Soju Philip, the executive chef at the Kumbalam Ramada resort vouches for the incredible culinary and cultural significance of the local delicacies. The young chef who won the prestigious 'Gourmand World Cookbook Award' vows that the age of the fast food is over and that the world is warming up to a unique gastronomic culture based on local produce and dishes. The slow food movement which began in Italy, in 2000, has grown into a global initiative focused on encouraging people to stop eating fast food and turn to home cooked nutritious food made with locally sourced ingredients. In Europe and the United States of America, people began cooking a day's meal using the ingredients that are grown in their own gardens.
Soju says that people in Kerala too are embracing such a brilliant culture by celebrating our local produce. The grains have made a tremendous come back and the Indian hotels are focusing on plating up delicious dishes made with a variety of grains. The leading hotels and chefs have begun promoting healthy eating habits by serving dishes that reflect the traditional culinary aspects of a locality.
Soju Philip was awarded the 'Gourmand World Cookbook Award', often touted as the 'Oscar' of the cookbooks for his book 'Recipes on Ripples'. The chef, in this book, has vividly pictured and celebrated the unique culinary practices of Kuttanad. 60% of the pages in this book are dedicated to the amazing dishes that are unique to Kuttanad and 40% to explain the vital role that nature plays in designing the food habits. Soju has written the book in the genre of a travelogue. It features his journey through 7 bucolic villages of Kuttanad, explaining 100 amazing dishes and their recipes as well.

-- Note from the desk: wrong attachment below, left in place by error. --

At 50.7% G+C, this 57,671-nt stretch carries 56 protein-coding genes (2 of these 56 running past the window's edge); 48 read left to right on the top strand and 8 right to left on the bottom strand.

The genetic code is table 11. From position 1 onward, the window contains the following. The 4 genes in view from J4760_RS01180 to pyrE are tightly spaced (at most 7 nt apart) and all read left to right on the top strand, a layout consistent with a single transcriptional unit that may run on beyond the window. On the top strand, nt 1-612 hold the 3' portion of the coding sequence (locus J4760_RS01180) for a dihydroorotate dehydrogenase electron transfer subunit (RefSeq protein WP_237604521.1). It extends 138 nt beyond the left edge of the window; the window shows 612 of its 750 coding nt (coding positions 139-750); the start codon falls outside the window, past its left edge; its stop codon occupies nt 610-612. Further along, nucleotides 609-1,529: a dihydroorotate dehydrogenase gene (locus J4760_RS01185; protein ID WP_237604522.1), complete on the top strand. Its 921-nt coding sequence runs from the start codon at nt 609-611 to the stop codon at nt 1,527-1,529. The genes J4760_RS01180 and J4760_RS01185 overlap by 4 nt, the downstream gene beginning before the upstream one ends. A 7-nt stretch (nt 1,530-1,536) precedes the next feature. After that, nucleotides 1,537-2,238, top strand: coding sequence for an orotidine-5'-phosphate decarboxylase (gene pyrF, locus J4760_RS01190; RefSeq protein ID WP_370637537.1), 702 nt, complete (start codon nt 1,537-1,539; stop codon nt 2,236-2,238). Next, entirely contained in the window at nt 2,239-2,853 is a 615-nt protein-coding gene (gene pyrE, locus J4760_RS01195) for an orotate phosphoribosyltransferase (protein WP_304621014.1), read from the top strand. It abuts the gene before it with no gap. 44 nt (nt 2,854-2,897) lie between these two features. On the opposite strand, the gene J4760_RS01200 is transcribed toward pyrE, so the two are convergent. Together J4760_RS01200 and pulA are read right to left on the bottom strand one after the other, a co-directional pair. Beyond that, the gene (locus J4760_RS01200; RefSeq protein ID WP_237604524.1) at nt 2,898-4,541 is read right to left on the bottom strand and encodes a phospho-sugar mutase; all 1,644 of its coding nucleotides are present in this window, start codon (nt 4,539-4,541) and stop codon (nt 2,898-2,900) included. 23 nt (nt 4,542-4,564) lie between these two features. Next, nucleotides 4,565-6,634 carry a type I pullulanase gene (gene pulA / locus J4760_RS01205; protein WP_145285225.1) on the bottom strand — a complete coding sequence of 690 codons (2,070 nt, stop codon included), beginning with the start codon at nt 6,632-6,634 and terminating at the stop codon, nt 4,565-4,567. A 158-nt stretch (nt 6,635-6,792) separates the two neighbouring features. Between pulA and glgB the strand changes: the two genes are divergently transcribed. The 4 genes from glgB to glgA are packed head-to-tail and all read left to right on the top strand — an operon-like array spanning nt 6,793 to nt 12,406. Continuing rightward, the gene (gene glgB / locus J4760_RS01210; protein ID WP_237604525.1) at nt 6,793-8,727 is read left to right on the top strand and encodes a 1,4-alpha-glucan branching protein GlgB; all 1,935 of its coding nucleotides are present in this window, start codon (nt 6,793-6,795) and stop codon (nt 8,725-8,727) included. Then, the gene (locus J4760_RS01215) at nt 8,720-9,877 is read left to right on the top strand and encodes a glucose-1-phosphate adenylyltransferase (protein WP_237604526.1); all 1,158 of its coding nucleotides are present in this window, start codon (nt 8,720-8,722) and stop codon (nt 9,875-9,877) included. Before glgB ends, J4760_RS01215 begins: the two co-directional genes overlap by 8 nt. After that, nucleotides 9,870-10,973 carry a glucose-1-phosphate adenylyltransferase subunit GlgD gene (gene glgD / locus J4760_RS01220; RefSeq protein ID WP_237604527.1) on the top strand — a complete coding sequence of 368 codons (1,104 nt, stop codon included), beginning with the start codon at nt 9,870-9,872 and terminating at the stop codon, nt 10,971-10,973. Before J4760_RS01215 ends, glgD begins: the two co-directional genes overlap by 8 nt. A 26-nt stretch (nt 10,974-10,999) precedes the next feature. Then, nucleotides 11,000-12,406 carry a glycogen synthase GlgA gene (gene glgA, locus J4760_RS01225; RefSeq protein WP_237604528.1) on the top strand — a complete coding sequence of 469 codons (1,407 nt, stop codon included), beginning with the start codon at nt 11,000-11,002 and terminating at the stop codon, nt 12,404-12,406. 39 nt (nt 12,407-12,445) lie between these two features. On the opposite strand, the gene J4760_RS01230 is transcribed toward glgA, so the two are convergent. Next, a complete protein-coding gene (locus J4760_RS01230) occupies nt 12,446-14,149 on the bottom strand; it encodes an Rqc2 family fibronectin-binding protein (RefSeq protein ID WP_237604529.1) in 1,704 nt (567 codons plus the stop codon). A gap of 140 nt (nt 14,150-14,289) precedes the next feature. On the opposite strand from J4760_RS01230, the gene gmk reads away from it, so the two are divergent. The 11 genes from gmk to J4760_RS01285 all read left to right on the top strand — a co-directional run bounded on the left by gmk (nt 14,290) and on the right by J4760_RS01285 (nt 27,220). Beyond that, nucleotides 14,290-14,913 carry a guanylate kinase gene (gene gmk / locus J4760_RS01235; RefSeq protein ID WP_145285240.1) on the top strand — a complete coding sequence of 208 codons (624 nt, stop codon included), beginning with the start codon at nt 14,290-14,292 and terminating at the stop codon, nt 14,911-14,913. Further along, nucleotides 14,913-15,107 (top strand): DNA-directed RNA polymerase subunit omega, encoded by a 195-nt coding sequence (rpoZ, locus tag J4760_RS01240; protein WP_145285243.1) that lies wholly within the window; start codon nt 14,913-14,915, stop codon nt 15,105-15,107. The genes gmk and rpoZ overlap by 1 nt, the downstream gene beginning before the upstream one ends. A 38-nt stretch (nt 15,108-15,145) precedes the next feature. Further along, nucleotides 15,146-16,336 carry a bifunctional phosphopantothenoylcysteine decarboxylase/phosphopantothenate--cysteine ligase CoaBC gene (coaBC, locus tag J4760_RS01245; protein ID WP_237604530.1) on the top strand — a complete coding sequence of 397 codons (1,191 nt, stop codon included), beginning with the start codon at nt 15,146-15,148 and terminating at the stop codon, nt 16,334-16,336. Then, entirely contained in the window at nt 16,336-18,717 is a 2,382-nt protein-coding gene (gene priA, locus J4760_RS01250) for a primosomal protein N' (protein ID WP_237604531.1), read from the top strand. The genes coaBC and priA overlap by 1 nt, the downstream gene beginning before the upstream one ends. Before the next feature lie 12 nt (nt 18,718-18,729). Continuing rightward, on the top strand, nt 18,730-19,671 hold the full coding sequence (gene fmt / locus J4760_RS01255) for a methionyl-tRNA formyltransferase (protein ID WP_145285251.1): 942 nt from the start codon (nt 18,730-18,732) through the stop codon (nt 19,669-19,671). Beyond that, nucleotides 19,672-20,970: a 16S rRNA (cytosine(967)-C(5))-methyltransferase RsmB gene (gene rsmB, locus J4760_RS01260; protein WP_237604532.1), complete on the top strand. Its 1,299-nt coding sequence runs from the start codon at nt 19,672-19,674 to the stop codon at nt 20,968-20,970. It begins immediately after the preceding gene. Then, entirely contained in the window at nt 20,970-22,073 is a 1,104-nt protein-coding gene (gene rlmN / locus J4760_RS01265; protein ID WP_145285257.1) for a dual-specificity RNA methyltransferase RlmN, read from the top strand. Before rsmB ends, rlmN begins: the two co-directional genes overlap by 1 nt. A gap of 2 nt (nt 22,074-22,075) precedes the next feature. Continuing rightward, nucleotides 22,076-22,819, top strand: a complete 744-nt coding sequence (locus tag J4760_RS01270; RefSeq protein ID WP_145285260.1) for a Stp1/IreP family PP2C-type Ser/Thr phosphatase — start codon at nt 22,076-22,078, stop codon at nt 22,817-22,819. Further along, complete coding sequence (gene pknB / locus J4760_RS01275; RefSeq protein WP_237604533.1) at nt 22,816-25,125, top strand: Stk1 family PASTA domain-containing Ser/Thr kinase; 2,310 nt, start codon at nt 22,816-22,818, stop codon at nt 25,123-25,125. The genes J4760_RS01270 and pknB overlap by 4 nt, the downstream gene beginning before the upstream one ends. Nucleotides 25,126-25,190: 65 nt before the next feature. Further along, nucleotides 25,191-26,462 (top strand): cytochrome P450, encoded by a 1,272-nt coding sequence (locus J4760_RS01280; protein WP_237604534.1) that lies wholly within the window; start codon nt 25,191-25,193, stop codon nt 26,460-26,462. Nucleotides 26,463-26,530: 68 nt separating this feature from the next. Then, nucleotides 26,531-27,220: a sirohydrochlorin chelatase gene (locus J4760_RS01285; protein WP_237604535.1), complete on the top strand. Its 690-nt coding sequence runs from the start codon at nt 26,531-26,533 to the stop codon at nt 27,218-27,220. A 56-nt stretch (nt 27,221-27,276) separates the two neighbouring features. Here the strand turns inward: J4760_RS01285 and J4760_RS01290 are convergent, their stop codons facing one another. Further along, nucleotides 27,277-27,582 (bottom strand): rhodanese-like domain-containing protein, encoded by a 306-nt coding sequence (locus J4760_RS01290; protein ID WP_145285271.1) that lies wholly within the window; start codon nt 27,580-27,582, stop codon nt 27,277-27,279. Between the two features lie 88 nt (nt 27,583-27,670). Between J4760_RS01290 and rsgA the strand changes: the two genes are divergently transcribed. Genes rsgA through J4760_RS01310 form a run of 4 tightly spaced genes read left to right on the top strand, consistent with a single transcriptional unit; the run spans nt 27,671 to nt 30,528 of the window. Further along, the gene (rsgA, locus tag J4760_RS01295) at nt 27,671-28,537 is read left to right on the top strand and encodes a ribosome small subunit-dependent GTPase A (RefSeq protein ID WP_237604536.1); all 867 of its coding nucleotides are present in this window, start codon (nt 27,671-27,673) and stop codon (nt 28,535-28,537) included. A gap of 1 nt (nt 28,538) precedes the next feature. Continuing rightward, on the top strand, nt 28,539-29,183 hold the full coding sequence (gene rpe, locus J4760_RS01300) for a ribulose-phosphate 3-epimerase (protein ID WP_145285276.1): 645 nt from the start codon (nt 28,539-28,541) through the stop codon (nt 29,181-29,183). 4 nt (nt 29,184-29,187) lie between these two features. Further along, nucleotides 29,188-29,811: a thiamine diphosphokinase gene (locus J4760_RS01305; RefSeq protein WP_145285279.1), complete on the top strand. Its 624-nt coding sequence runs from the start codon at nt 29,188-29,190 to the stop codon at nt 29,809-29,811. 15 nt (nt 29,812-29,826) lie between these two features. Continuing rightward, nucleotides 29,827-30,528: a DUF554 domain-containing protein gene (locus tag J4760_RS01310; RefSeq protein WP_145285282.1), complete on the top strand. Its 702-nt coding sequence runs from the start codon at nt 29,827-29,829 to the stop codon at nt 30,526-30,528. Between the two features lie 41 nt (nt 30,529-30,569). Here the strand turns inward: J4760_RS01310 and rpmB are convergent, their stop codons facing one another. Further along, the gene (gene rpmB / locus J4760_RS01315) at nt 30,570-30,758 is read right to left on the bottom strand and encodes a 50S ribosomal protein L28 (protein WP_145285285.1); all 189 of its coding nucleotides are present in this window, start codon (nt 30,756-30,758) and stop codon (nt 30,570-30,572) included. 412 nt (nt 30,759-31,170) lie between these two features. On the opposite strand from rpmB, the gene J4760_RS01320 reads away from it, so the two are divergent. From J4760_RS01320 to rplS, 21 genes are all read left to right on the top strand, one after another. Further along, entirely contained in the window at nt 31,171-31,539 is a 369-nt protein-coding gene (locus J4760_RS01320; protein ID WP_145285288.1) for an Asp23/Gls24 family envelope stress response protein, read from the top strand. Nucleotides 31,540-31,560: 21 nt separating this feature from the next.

12 different varieties of locally produced vegetables too have found a place in Soju's cook book which impeccably depicts his journeys through the villages of Thakazhi, Chambakulam, Nedumudy, Kainakary, Kavalam, Mankombu and Pulinkunnu. There are recipes of mouth-watering dishes made with locally grown duck, lobsters, beef, clams and our own karimeen (pearl spot). It took 7 years for Soju to complete his cook book as he had to roam around quite a bit to find the authentic recipes of some unique and special dishes.
Soju thinks now people are eager to experiment with dishes by following the cook books rather than watching the cookery shows that air on television channels. A native of Adoor Kadambanadu, Soju has been treating the taste buds of hundreds of foodies inside and outside the country, for the last 25 years. Soju’s book bagged the coveted prize, beating cook books written by eminent chefs and food writers from around 120 nations. He received the award at a colourful event held last week.
The renowned chef says that the number of people opting for the culinary arts is going down even though the food and hospitality industry offers amazing career opportunities. In the 1990s, Bengaluru city had just 5 five star hotels. However, now, it has leaped to 75 five star hotels and more than 500 premium eateries. Soju added that though opportunities are aplenty, there has been a dearth of talented chefs who are passionate about cooking.